I am in the early stages of planning a southbound thru hike with a departure goal of October 9, 2010. My goal is to complete the hike in seven months and therefore I am in no rush to break any daily mileage records. Most of my hiking up to this point has been day hiking during all seasons and I enjoy hiking in the winter the most out of all seasons. I have read several of the winter thru hike threads and I am aware of the brutal weather and conditions, especially in Maine/New Hampshire. My thoughts are that I have two years to research, plan, and fully prepare for this trip.

    As you can imagine, I have many questions that I wish to have answered. To start off here are two that I have had some trouble finding answers to.

    1)How many days worth of food should I carry in the pack? In the winter, I would expect there to be fewer supply points that are open for business in addition to the need for more calories in cold weather and the possible emergency factor.

    2)What is the best way to figure out mileage on the trail? I am looking for a good map or book that lists mileage between towns so that I can get a gauge for how far I would travel under various mileage rates.

    Thank You
    1) This is personal preference in my opinion. For me, just because I can go into town for resupply is not necessarily a reason to do just that. For instance, on our thru we did not stop in some towns and carried food until the next one. But in all, I would say that in the winter it shouldnt be that much different than a 2-season thru-hike. Sure, some establishments may not be open, but most of these will more than likely be hostels, restaurants/waysides, and perhaps the occasional grocer, but honestly i wouldnt worry about it too much. If you have doubts, do a maildrop.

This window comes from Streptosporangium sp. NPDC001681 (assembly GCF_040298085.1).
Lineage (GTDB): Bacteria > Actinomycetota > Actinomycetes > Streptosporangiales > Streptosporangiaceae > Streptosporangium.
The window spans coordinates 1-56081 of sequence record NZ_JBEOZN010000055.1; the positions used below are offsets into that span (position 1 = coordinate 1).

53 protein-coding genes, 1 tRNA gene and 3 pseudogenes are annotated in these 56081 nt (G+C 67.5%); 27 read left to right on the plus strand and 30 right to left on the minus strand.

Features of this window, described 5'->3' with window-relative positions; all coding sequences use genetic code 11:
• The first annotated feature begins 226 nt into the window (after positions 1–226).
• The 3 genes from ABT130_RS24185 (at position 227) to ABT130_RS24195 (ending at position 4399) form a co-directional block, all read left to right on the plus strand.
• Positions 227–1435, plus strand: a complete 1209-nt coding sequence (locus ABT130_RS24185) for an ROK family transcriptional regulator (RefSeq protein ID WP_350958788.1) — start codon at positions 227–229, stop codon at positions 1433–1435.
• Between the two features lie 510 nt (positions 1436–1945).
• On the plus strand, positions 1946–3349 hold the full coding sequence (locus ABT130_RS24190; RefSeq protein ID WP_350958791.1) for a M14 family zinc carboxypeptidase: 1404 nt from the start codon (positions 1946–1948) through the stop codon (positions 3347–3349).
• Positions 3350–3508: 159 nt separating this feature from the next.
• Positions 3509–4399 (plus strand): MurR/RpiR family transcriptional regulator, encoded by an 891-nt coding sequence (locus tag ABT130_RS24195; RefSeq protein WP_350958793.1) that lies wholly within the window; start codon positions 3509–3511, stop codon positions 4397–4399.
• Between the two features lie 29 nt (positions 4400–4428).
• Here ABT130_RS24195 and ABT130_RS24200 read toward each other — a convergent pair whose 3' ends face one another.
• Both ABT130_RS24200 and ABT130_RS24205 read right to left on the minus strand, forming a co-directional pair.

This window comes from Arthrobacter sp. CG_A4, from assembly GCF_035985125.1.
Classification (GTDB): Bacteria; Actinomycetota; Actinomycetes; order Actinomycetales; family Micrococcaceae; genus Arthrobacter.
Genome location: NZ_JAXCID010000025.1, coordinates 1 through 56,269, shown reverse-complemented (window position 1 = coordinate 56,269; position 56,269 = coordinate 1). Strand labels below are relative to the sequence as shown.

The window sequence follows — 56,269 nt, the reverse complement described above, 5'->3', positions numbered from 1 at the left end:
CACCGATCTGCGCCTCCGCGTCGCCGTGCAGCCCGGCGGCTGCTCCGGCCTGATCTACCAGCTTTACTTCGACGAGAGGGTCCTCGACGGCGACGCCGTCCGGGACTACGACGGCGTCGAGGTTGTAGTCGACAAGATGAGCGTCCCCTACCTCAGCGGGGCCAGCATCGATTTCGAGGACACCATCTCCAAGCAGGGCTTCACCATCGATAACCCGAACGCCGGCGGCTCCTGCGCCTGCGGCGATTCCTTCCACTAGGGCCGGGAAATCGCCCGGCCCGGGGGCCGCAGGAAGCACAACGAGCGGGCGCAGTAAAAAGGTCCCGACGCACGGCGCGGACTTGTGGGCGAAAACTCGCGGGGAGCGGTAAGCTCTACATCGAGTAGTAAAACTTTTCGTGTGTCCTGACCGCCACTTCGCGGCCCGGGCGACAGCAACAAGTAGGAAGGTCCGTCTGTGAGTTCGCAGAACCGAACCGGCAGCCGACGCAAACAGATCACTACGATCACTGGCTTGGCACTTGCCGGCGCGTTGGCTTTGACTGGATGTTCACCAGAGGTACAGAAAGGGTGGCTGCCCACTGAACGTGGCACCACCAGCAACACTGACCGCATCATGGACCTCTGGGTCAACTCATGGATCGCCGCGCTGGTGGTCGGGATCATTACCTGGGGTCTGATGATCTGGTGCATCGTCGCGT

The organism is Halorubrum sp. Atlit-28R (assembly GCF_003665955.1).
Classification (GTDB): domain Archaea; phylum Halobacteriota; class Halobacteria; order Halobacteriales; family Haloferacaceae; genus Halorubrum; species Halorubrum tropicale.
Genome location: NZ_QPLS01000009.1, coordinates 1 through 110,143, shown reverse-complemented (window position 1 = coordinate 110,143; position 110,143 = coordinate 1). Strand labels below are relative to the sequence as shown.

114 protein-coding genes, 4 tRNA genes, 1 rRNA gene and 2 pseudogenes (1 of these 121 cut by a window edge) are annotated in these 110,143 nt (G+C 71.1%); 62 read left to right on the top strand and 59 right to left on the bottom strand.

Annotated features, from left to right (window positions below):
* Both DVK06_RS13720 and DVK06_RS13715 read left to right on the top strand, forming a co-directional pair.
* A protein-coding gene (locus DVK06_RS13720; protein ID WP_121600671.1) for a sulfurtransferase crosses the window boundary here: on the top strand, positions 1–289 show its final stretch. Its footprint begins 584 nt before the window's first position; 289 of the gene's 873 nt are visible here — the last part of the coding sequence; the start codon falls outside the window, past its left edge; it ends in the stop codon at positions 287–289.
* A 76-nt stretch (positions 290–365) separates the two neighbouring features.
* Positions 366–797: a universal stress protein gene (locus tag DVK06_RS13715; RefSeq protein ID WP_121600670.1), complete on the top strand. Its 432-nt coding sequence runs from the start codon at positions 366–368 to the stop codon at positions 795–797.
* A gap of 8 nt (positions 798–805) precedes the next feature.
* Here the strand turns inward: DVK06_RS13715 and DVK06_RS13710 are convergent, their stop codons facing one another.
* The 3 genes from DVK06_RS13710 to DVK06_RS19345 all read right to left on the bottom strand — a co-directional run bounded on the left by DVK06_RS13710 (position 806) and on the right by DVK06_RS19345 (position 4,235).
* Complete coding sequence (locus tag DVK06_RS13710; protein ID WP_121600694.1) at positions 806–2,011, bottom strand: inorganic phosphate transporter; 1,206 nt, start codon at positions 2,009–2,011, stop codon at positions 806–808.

2) www.aldha.org, whiteblaze pages, thruhikers handbook
    The only thing better than mountains, is mountains where you haven't been.

    amongnature.blogspot.com

  4. #4

    Default

    You didn't ask for this but you're going to hear it eventually: the White Mountains are going to be in full winter mode. I'll assume you're very fit and can reach NH by Nov. 1. You're still likely to have deep snow and cold temps especially in the Presidentials. It's essential that you have the best cold weather gear and that you inform people of your plans and whereabouts.

  5. #5

    Default On second thought...

    Quote Originally Posted by southernpine85 View Post
    I am in the early stages of planning a southbound thru hike with a departure goal of October 9, 2010.
    I wouldn't do that if I were you. I suggest you leave Katahdin at least 6 weeks earlier.

  6. #6
    Registered User
    Join Date
    11-20-2002
    Location
    Damascus, Virginia
    Age
    63
    Posts
    31,307

    Default

    if he wanted to leave 6 weeks earlier he would've said so.

  7. #7

    Default Yeah, LW, but...

    Quote Originally Posted by Lone Wolf View Post